‘Quiet' just wouldn't do, not when playing for the men and women honored on Memorial Day.
"I have one volume extra loud," Robert Bruce said as he took another deep breath and raised his bagpipe to perform.
Bruce believes his music should echo their sacrifice.
"We've been coming out here and playing for all of the fallen heroes for years," said Bruce.
Bruce and 15 other pipers with The Pipes & Drums of the Highlanders roamed the Rose Hill Burial Park on Grand Boulevard for hours each day during the holiday weekend.
"They really appreciate hearing the pipes off in the distance," said Bruce.
Visitors to the cemetery greeted Bruce and the other pipers like they were old friends, "My husband has been gone 11 years now and I've been here every year," said one grateful visitor.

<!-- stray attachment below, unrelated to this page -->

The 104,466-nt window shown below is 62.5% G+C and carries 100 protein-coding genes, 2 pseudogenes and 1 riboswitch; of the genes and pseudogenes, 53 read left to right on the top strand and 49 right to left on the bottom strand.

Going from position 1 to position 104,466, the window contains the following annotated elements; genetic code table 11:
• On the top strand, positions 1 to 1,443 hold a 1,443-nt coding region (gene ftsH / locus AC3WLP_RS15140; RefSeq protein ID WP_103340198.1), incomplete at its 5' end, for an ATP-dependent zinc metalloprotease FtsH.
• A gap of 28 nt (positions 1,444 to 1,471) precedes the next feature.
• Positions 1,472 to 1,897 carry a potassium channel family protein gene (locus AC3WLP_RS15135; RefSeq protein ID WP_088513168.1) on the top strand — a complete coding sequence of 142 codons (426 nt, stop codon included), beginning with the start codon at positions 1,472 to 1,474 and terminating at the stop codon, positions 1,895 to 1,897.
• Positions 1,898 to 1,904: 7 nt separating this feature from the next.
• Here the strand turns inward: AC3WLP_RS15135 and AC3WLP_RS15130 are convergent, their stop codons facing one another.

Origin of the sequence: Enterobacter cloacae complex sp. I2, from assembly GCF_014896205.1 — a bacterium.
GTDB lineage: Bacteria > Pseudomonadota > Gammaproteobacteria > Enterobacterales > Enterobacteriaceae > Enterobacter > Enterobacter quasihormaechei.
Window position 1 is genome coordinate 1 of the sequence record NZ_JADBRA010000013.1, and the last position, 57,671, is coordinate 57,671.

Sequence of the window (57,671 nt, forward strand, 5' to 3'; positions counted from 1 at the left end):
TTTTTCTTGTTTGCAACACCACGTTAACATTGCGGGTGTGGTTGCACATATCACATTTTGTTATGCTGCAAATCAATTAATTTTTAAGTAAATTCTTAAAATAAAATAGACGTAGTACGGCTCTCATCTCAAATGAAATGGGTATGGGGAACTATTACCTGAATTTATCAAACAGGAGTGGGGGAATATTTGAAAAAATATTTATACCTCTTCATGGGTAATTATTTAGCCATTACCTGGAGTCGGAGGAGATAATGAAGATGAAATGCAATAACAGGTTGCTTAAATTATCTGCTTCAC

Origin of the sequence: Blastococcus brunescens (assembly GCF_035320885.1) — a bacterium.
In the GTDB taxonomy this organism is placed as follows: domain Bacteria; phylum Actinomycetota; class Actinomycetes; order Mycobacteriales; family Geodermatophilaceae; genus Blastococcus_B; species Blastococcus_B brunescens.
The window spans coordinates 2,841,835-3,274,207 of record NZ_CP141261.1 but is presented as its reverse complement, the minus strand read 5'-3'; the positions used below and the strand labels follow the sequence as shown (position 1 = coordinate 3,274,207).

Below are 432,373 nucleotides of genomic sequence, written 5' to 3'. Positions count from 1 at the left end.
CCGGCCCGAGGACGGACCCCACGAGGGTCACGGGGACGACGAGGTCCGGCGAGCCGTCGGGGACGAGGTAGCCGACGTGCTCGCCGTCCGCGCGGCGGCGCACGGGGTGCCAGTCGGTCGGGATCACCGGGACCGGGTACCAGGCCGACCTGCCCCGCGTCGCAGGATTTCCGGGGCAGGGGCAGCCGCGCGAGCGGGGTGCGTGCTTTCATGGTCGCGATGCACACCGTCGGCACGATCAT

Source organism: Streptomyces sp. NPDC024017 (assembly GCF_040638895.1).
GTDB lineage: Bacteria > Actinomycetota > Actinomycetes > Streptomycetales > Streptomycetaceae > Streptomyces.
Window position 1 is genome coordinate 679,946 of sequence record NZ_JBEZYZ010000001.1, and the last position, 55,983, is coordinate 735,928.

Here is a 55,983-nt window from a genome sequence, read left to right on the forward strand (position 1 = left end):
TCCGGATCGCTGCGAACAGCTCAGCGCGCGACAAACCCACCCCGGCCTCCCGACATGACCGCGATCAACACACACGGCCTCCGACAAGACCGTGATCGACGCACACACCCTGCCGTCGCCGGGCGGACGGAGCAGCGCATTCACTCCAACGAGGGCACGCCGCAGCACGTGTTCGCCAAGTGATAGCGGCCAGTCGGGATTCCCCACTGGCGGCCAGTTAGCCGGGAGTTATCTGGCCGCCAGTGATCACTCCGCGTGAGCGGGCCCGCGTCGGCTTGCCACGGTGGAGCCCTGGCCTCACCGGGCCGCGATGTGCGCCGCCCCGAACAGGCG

In a humble tone, Bruce replied, "It's an honor and a privilege to be here for you and your loved one."
His deep appreciation for those who made the ultimate sacrifice is one that comes from experience.
Bruce is a Vietnam veteran who served 24 years in the military.
"This means so much to me because these are my comrades," he said just before playing the pipes in a ceremony to formally honor those comrades.
The event featured the reading of the names of more than fifty military men and women buried at Rose Hill Burial Park.
A tribute to the colors, a wreath presentation by Boy Scouts, speeches, and a dove release rounded out the event before Bruce closed with song.
"I try to think of all of the good things and all of the happiness that I have spread through playing the pipes," said Bruce, acknowledging it was a fine- tuned recognition for some of America's finest.